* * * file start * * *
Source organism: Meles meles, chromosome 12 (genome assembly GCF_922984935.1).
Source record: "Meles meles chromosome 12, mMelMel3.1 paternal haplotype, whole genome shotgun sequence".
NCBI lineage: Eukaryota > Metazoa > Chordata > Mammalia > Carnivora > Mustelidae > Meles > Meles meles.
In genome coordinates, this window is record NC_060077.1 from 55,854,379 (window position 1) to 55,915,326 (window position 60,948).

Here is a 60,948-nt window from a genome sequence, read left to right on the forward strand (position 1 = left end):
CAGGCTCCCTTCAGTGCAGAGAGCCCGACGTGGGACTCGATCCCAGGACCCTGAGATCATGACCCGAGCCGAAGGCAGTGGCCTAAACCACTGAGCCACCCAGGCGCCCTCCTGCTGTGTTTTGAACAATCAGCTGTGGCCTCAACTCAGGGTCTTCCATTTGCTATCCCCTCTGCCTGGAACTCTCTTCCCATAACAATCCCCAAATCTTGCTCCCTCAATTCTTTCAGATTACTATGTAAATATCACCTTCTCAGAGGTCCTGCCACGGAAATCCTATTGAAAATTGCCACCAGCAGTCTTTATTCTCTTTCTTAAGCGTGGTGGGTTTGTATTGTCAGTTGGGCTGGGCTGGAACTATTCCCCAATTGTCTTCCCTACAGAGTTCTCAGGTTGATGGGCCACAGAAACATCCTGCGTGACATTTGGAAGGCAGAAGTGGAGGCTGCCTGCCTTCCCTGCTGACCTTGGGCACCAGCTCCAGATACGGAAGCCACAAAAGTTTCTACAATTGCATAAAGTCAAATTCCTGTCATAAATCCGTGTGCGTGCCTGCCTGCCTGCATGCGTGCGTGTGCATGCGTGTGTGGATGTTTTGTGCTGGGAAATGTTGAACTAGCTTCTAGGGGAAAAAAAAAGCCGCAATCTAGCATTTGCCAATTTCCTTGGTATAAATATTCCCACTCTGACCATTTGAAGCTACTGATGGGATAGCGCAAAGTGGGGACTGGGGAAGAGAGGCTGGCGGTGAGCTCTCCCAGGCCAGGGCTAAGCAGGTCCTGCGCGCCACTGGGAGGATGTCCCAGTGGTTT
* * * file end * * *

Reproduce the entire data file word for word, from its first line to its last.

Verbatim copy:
Source organism: Meles meles, chromosome 12 (genome assembly GCF_922984935.1).
Source record: "Meles meles chromosome 12, mMelMel3.1 paternal haplotype, whole genome shotgun sequence".
NCBI lineage: Eukaryota > Metazoa > Chordata > Mammalia > Carnivora > Mustelidae > Meles > Meles meles.
In genome coordinates, this window is record NC_060077.1 from 55,854,379 (window position 1) to 55,915,326 (window position 60,948).

Here is a 60,948-nt window from a genome sequence, read left to right on the forward strand (position 1 = left end):
CAGGCTCCCTTCAGTGCAGAGAGCCCGACGTGGGACTCGATCCCAGGACCCTGAGATCATGACCCGAGCCGAAGGCAGTGGCCTAAACCACTGAGCCACCCAGGCGCCCTCCTGCTGTGTTTTGAACAATCAGCTGTGGCCTCAACTCAGGGTCTTCCATTTGCTATCCCCTCTGCCTGGAACTCTCTTCCCATAACAATCCCCAAATCTTGCTCCCTCAATTCTTTCAGATTACTATGTAAATATCACCTTCTCAGAGGTCCTGCCACGGAAATCCTATTGAAAATTGCCACCAGCAGTCTTTATTCTCTTTCTTAAGCGTGGTGGGTTTGTATTGTCAGTTGGGCTGGGCTGGAACTATTCCCCAATTGTCTTCCCTACAGAGTTCTCAGGTTGATGGGCCACAGAAACATCCTGCGTGACATTTGGAAGGCAGAAGTGGAGGCTGCCTGCCTTCCCTGCTGACCTTGGGCACCAGCTCCAGATACGGAAGCCACAAAAGTTTCTACAATTGCATAAAGTCAAATTCCTGTCATAAATCCGTGTGCGTGCCTGCCTGCCTGCATGCGTGCGTGTGCATGCGTGTGTGGATGTTTTGTGCTGGGAAATGTTGAACTAGCTTCTAGGGGAAAAAAAAAGCCGCAATCTAGCATTTGCCAATTTCCTTGGTATAAATATTCCCACTCTGACCATTTGAAGCTACTGATGGGATAGCGCAAAGTGGGGACTGGGGAAGAGAGGCTGGCGGTGAGCTCTCCCAGGCCAGGGCTAAGCAGGTCCTGCGCGCCACTGGGAGGATGTCCCAGTGGTTT